Democrats desperately trying to understand Donald Trump's victory are confronting an electorate that, at first glance, seems nonsensical. After all, plenty of white working-class Trump supporters would be destroyed by his agenda. And many Trump voters who desperately need ObamaCare voted for the program's death — while complaining that welfare recipients ought to get a better deal. What gives?
Sociologist A.R. Hochschild observed that many Trump voters feel like they're waiting in line to reach the American dream and the line is slowing down, all while the government is helping particular people — "immigrants, blacks, women, refugees" — to cut ahead.
Many liberals probably think that sounds racist, untrue, or both. But the "deeper story" is actually anchored in reality more than they realize.
America's welfare aid is both skimpier and far more targeted to the poor than most Western safety nets. Ostensibly, that reduces spending and focuses help on the most needy. But it also inevitably leaves most Americans feeling left out.
ObamaCare is illustrative of this reality. Medicaid, which the Affordable Care Act expanded, may be stingy with providers and does not always have great networks, but overall, its recipients have to deal with relatively little cost-sharing — a major plus for those who get Medicaid. But people who make too much to qualify for Medicaid fall into the exchanges, where deductibles are eye-watering and insurance subsidies phase out far too soon. As a result, only the bottom 20 percent of Americans saw their incomes dramatically and systemically improved by the health reform law.
The story is the same for most other major programs: food stamps, TANF, housing assistance, energy assistance, child tax credits, and more. Nearly half of the money goes to the bottom 20 percent of the income ladder.
Government benefits that rise higher up the income ladder are often hidden in the tax code: Think of the deduction for mortgage payments, or the tax break to employers for providing health insurance. Cornell government professor Suzanne Mettler calls this "the submerged state" — an approach to policy design that actively prevents people from realizing they're being helped by the government.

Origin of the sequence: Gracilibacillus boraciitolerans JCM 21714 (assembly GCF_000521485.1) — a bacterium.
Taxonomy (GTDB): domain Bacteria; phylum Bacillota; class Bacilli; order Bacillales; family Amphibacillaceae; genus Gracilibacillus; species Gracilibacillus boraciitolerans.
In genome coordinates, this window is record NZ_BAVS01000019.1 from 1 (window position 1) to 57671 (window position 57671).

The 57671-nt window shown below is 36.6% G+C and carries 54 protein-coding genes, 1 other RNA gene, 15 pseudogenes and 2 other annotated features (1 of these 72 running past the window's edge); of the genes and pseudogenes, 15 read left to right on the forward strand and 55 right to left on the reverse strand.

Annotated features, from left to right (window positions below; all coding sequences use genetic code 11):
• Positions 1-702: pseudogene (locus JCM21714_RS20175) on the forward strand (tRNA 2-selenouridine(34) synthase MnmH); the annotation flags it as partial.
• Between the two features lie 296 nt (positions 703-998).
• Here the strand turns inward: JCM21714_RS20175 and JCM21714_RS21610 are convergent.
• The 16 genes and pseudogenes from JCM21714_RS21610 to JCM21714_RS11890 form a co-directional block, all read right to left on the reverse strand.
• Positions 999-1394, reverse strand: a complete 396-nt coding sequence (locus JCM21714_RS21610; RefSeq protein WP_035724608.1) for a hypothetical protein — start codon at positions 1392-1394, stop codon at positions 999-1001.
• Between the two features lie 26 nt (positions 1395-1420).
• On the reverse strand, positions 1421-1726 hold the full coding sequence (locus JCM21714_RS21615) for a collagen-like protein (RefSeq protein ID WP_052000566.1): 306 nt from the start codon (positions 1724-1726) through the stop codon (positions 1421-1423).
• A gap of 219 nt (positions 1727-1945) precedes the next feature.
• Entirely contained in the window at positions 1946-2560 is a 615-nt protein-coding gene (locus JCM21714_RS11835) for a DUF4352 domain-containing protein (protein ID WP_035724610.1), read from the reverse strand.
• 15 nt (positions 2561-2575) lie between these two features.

But the plight of white working-class Americans goes beyond the structural problems with government benefits. Decades of wage stagnation, disappearing jobs, and lost benefits have rotted away livelihoods for huge numbers of middle- and lower-middle-class Americans. The costs of education, housing, and health care have skyrocketed, chewing into family budgets. Nearly half of Americans cannot afford an emergency expense of $400, and even many upper-class workers effectively live paycheck to paycheck.
In other words, the financial pressures, stalled livelihoods, dismal futures, and lost jobs brought on by rising inequality and the hollowing job market extend far beyond the bottom 20 percent. Meanwhile, these middle-class Americans experience government aid solely as something that goes to other people. Democrats' increased focus on social uplift for immigrants, black Americans, and working women are infinitely worthy causes, but they also inevitably read to many members of the white working class as further proof that help is going to everyone who isn't them.